Monday, May 20, 2013

How to re-screen Anderson window screens

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When we moved into this house two years ago, it was in pretty good shape.  Especially considering that it was a foreclosure!  One of the major problems was that many of the window screens had been torn out along the frame, make it a buggy adventure to open them.  One was helped along by Isaac and Sophie who decided it would be a good idea to make that screen hole a little bigger and throw everything in Sophie's bedroom within their reach out of the window onto the roof and into the back yard.

All of the windows/screens in the house are made by Anderson.  The problem is, they don't make their screens to be repaired - you technically need to buy a replacement screen.  They accomplish this by securing the screen to the frame using a metal U shaped spline.  I tried the "make your own replacement screen" kits, but they wouldn't work in the windows because there was no good way to attach them - the frame casing outside was slanted so the turning clips wouldn't work, and the "pressure" clips were way too weak.  Making a screen frame from a kit isn't too bad, aside from having to saw it to fit.  I was unable to locate the required fixtures to secure the middle support bar to the frame, which made them twist and was even harder to get them in place.

I located a little bit of discussion on the topic online.  Some people were able to very gently lift out the metal spline and hammer it back in.  I wasn't interested in going crazy, so that wasn't going to work for me.  I saw that using a 0.23 spline would possibly work.  The issue is locating it.  An employee at one of the big box stores told me such a size did not exist.  I finally found some at a locally owned hardware store and was able to get my screens done and windows open!  It takes about 10 minutes to do a screen, and it's cheap, since you're already using the existing frame.

Here are pictures with a step-by-step.  Hopefully this will help somebody so they don't have to go through all of the trial and error I did to make this finally work!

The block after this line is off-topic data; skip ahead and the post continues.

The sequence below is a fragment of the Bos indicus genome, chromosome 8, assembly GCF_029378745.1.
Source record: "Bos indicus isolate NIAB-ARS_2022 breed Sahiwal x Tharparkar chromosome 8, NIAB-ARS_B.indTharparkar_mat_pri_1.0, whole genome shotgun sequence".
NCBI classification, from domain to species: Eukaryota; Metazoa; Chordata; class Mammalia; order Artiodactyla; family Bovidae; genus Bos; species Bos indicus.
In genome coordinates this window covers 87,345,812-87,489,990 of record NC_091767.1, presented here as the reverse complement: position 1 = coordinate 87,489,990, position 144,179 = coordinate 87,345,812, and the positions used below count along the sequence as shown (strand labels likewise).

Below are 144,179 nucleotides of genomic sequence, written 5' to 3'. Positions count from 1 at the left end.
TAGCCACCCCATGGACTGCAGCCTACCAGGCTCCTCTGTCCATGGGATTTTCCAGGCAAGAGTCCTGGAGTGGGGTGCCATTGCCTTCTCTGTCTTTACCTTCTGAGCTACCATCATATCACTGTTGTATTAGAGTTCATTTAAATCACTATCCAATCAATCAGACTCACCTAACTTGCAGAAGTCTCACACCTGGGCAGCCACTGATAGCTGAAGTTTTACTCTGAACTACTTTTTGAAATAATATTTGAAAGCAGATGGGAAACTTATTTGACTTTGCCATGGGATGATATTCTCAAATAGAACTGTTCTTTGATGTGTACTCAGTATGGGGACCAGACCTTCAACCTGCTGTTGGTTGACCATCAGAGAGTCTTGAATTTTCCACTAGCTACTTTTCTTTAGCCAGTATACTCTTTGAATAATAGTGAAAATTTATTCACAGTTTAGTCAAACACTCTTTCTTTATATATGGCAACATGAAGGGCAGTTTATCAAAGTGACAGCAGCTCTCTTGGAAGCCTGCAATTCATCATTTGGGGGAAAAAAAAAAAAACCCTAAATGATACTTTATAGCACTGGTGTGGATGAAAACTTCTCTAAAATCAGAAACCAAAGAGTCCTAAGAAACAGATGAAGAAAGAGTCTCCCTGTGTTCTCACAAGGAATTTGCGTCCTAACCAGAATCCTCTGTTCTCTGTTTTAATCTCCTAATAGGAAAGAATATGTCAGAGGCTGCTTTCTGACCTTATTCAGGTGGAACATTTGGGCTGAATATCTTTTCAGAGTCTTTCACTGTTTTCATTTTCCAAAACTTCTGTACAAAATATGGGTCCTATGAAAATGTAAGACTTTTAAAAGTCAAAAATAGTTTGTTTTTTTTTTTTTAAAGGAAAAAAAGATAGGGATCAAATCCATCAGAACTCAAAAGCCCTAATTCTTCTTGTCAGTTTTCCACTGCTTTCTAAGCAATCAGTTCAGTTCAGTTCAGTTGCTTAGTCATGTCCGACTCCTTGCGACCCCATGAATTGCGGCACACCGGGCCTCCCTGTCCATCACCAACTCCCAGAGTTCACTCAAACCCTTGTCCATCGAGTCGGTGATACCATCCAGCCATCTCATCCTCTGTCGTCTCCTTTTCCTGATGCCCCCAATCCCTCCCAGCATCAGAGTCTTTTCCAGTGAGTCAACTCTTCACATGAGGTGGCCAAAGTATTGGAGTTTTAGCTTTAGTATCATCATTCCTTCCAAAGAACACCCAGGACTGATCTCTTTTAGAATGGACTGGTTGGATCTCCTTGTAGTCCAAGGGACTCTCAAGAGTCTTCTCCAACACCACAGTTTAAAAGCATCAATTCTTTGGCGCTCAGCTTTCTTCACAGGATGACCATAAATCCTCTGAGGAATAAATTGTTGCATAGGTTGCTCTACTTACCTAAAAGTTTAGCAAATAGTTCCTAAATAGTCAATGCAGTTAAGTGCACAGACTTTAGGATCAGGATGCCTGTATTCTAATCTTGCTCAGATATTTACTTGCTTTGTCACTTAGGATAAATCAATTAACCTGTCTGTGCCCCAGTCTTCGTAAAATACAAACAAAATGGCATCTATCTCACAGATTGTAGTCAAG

What the screen looks like to start with - totally torn out along the frame.
It looked like a previous owner had tried to tape it back together.  

Tools - a splining wheel, something sharp and flat (I used that chisel), an
exacto knife, scissors, screen, and spline.  Screen is available at any big
box store.  Spline is hard to find, at least at the 0.23 size (quite wide).
They sold it to me for 20¢ per foot!  Pretty cheap!

Hardest part - pry up the corner of the metal spline and pull it out.  Don't
bend the frame!  It's hard to get it started but easy to remove it.  

Here's what I took off.  It would be very hard to pull this out gently enough
to reuse it in my opinion.  It just twists and becomes a huge mess.

Measure out a little extra on each end and cut a piece that fits.

Start at the short ends and shove the spline into the channel.  Use something
blunt to push it in a the ends where the roller won't reach.

Roll the spline into place in little increments at a time, and be careful not
to roll off into the middle.  First do the short ends that are parallel, then go
back and do the long sides.  Don't pull too hard but hold it securely.  

Slide the knife along the spline and slice off the excess screen material.

Here's the finished product.  The screen is tight and everything is sealed up
with the new spline.  It looks different than the white metal spline (to my
knowledge white spline is not sold), so if you care about that,
pay for new screens.  Otherwise, this is a great option.

1 comment:

  1. It looks well-done and very neat! Thanks for the step-by-step guide on how to do it yourself. It’ll definitely be useful when I replace my screens at home. It just seems a waste to throw away a good frame when you can just replace the screen.